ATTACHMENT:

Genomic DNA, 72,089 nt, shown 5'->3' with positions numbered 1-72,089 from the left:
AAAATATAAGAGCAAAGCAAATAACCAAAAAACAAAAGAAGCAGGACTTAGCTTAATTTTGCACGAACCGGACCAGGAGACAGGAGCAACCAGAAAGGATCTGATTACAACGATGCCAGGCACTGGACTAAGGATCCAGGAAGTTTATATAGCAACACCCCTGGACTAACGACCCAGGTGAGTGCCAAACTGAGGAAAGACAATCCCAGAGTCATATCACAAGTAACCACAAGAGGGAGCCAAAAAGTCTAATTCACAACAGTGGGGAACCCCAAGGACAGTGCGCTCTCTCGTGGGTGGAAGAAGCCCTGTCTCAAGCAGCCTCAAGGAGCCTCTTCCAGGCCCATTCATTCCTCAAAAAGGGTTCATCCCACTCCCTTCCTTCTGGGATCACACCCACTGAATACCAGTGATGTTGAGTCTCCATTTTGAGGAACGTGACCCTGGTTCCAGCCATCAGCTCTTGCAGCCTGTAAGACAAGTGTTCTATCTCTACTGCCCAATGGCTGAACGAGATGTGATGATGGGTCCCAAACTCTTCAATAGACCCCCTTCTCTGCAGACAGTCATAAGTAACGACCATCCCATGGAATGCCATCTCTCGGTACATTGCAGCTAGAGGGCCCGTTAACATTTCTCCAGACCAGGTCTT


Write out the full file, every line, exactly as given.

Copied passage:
Genomic DNA, 72,089 nt, shown 5'->3' with positions numbered 1-72,089 from the left:
AAAATATAAGAGCAAAGCAAATAACCAAAAAACAAAAGAAGCAGGACTTAGCTTAATTTTGCACGAACCGGACCAGGAGACAGGAGCAACCAGAAAGGATCTGATTACAACGATGCCAGGCACTGGACTAAGGATCCAGGAAGTTTATATAGCAACACCCCTGGACTAACGACCCAGGTGAGTGCCAAACTGAGGAAAGACAATCCCAGAGTCATATCACAAGTAACCACAAGAGGGAGCCAAAAAGTCTAATTCACAACAGTGGGGAACCCCAAGGACAGTGCGCTCTCTCGTGGGTGGAAGAAGCCCTGTCTCAAGCAGCCTCAAGGAGCCTCTTCCAGGCCCATTCATTCCTCAAAAAGGGTTCATCCCACTCCCTTCCTTCTGGGATCACACCCACTGAATACCAGTGATGTTGAGTCTCCATTTTGAGGAACGTGACCCTGGTTCCAGCCATCAGCTCTTGCAGCCTGTAAGACAAGTGTTCTATCTCTACTGCCCAATGGCTGAACGAGATGTGATGATGGGTCCCAAACTCTTCAATAGACCCCCTTCTCTGCAGACAGTCATAAGTAACGACCATCCCATGGAATGCCATCTCTCGGTACATTGCAGCTAGAGGGCCCGTTAACATTTCTCCAGACCAGGTCTT